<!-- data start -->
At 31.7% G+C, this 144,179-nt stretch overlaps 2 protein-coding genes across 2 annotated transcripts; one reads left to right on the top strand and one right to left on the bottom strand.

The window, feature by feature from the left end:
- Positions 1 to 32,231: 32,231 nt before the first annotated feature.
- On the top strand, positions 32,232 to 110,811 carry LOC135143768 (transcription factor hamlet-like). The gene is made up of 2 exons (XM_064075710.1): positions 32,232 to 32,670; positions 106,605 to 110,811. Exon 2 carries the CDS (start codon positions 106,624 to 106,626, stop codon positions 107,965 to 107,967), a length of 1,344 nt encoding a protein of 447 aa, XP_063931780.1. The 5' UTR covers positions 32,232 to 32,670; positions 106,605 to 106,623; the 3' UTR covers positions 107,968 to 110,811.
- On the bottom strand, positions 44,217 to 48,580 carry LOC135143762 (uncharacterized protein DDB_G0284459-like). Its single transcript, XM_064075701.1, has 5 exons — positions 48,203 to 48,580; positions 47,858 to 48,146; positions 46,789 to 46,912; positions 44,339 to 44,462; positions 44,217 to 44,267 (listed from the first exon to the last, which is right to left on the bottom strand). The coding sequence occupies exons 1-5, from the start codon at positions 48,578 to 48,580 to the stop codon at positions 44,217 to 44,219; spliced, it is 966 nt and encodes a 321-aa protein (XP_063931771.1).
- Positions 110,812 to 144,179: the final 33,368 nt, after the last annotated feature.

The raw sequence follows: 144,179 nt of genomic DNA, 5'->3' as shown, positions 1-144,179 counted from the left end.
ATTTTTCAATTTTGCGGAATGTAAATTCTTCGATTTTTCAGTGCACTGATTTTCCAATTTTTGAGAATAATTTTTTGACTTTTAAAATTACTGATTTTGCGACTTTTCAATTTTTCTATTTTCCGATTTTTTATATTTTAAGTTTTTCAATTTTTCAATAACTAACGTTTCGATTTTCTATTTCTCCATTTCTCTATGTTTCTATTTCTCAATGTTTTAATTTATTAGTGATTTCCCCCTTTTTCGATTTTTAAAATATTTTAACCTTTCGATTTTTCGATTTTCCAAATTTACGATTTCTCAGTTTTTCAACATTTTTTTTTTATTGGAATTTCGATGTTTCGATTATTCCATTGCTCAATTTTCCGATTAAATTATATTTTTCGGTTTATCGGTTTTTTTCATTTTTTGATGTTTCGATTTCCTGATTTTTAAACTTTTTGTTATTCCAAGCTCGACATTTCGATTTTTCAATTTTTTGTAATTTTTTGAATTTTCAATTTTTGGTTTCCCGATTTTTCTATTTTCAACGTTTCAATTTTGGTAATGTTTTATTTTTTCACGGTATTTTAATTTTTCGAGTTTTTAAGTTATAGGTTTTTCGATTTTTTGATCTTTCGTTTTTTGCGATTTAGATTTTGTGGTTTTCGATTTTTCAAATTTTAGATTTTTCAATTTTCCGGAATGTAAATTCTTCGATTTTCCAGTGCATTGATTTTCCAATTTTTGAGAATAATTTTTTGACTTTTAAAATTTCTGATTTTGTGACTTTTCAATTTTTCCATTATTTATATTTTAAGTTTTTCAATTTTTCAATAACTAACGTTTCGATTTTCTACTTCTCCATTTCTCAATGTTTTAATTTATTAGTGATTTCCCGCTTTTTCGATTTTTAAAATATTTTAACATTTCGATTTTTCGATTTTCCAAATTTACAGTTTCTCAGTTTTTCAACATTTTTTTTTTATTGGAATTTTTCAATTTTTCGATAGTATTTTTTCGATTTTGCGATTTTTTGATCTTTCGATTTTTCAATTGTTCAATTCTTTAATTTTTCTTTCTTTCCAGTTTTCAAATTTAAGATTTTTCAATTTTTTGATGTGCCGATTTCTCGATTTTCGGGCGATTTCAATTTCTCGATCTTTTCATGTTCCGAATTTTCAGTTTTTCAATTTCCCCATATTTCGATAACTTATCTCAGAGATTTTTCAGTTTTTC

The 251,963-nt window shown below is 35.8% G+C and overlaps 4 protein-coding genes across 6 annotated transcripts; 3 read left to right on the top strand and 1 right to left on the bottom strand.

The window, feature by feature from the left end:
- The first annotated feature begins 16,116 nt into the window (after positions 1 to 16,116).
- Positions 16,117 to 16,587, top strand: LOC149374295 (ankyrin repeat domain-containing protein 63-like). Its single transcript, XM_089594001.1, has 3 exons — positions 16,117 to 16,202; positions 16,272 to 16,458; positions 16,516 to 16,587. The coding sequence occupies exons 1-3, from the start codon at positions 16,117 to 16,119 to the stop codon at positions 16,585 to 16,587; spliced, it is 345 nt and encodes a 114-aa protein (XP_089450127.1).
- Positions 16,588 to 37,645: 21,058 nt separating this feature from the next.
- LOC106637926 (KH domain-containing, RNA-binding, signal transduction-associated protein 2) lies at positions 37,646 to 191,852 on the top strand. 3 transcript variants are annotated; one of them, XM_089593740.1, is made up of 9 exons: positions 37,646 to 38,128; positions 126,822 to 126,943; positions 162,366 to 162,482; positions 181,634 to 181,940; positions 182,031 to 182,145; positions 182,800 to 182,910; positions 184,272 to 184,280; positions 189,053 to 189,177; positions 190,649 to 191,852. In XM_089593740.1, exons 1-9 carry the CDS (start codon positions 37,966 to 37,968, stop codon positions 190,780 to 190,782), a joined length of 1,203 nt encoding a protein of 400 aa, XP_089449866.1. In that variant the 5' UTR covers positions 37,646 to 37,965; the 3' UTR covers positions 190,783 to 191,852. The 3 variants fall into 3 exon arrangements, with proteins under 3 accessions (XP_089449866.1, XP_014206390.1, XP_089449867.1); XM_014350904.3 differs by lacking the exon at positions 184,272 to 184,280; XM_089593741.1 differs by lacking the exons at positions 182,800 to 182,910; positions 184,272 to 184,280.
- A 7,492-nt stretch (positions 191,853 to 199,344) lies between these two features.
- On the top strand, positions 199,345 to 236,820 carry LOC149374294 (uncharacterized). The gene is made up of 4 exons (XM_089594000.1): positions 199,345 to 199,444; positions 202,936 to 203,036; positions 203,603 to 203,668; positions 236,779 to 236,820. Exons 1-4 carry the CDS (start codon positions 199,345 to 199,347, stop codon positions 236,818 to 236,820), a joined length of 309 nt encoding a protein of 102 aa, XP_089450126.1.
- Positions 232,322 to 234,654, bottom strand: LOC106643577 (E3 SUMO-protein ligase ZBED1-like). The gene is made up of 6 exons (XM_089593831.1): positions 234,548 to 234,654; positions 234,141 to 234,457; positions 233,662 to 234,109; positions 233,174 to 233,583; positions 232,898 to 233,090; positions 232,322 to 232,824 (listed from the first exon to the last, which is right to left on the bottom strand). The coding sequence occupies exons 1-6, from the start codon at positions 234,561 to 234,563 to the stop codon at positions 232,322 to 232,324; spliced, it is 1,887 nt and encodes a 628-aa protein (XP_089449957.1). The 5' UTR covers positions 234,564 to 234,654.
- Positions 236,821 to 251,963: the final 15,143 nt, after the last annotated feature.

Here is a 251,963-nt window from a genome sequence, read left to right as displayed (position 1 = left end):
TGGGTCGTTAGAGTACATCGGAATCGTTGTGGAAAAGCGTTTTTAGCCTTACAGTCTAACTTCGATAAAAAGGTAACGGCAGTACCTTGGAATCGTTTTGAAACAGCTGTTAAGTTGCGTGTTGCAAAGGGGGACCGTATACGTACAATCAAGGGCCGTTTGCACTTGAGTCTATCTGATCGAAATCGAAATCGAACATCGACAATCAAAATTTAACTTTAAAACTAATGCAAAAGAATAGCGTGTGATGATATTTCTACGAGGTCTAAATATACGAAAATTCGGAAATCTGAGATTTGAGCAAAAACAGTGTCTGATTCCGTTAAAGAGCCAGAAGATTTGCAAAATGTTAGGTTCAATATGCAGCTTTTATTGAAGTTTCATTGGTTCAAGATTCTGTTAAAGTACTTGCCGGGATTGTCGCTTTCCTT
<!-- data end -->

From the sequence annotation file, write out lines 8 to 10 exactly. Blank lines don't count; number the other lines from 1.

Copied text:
ATTTTTCAATTTTGCGGAATGTAAATTCTTCGATTTTTCAGTGCACTGATTTTCCAATTTTTGAGAATAATTTTTTGACTTTTAAAATTACTGATTTTGCGACTTTTCAATTTTTCTATTTTCCGATTTTTTATATTTTAAGTTTTTCAATTTTTCAATAACTAACGTTTCGATTTTCTATTTCTCCATTTCTCTATGTTTCTATTTCTCAATGTTTTAATTTATTAGTGATTTCCCCCTTTTTCGATTTTTAAAATATTTTAACCTTTCGATTTTTCGATTTTCCAAATTTACGATTTCTCAGTTTTTCAACATTTTTTTTTTATTGGAATTTCGATGTTTCGATTATTCCATTGCTCAATTTTCCGATTAAATTATATTTTTCGGTTTATCGGTTTTTTTCATTTTTTGATGTTTCGATTTCCTGATTTTTAAACTTTTTGTTATTCCAAGCTCGACATTTCGATTTTTCAATTTTTTGTAATTTTTTGAATTTTCAATTTTTGGTTTCCCGATTTTTCTATTTTCAACGTTTCAATTTTGGTAATGTTTTATTTTTTCACGGTATTTTAATTTTTCGAGTTTTTAAGTTATAGGTTTTTCGATTTTTTGATCTTTCGTTTTTTGCGATTTAGATTTTGTGGTTTTCGATTTTTCAAATTTTAGATTTTTCAATTTTCCGGAATGTAAATTCTTCGATTTTCCAGTGCATTGATTTTCCAATTTTTGAGAATAATTTTTTGACTTTTAAAATTTCTGATTTTGTGACTTTTCAATTTTTCCATTATTTATATTTTAAGTTTTTCAATTTTTCAATAACTAACGTTTCGATTTTCTACTTCTCCATTTCTCAATGTTTTAATTTATTAGTGATTTCCCGCTTTTTCGATTTTTAAAATATTTTAACATTTCGATTTTTCGATTTTCCAAATTTACAGTTTCTCAGTTTTTCAACATTTTTTTTTTATTGGAATTTTTCAATTTTTCGATAGTATTTTTTCGATTTTGCGATTTTTTGATCTTTCGATTTTTCAATTGTTCAATTCTTTAATTTTTCTTTCTTTCCAGTTTTCAAATTTAAGATTTTTCAATTTTTTGATGTGCCGATTTCTCGATTTTCGGGCGATTTCAATTTCTCGATCTTTTCATGTTCCGAATTTTCAGTTTTTCAATTTCCCCATATTTCGATAACTTATCTCAGAGATTTTTCAGTTTTTC

The 251,963-nt window shown below is 35.8% G+C and overlaps 4 protein-coding genes across 6 annotated transcripts; 3 read left to right on the top strand and 1 right to left on the bottom strand.

The window, feature by feature from the left end: